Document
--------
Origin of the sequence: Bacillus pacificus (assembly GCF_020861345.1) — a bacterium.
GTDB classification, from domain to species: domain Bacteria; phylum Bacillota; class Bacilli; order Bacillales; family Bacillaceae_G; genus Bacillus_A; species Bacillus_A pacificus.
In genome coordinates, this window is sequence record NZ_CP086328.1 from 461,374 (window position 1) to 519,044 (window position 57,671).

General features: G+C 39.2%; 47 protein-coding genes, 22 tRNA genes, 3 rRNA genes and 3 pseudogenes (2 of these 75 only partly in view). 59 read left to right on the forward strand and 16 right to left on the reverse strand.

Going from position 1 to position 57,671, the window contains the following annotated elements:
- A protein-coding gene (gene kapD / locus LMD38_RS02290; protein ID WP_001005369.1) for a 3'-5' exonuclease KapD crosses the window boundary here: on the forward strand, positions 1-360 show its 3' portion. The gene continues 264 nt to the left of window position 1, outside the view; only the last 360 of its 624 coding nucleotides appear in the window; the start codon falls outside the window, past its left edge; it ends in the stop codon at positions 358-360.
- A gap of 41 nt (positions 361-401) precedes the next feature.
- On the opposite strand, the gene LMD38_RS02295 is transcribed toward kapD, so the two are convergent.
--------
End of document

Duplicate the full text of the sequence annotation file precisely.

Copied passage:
Origin of the sequence: Bacillus pacificus (assembly GCF_020861345.1) — a bacterium.
GTDB classification, from domain to species: domain Bacteria; phylum Bacillota; class Bacilli; order Bacillales; family Bacillaceae_G; genus Bacillus_A; species Bacillus_A pacificus.
In genome coordinates, this window is sequence record NZ_CP086328.1 from 461,374 (window position 1) to 519,044 (window position 57,671).

General features: G+C 39.2%; 47 protein-coding genes, 22 tRNA genes, 3 rRNA genes and 3 pseudogenes (2 of these 75 only partly in view). 59 read left to right on the forward strand and 16 right to left on the reverse strand.

Going from position 1 to position 57,671, the window contains the following annotated elements:
- A protein-coding gene (gene kapD / locus LMD38_RS02290; protein ID WP_001005369.1) for a 3'-5' exonuclease KapD crosses the window boundary here: on the forward strand, positions 1-360 show its 3' portion. The gene continues 264 nt to the left of window position 1, outside the view; only the last 360 of its 624 coding nucleotides appear in the window; the start codon falls outside the window, past its left edge; it ends in the stop codon at positions 358-360.
- A gap of 41 nt (positions 361-401) precedes the next feature.
- On the opposite strand, the gene LMD38_RS02295 is transcribed toward kapD, so the two are convergent.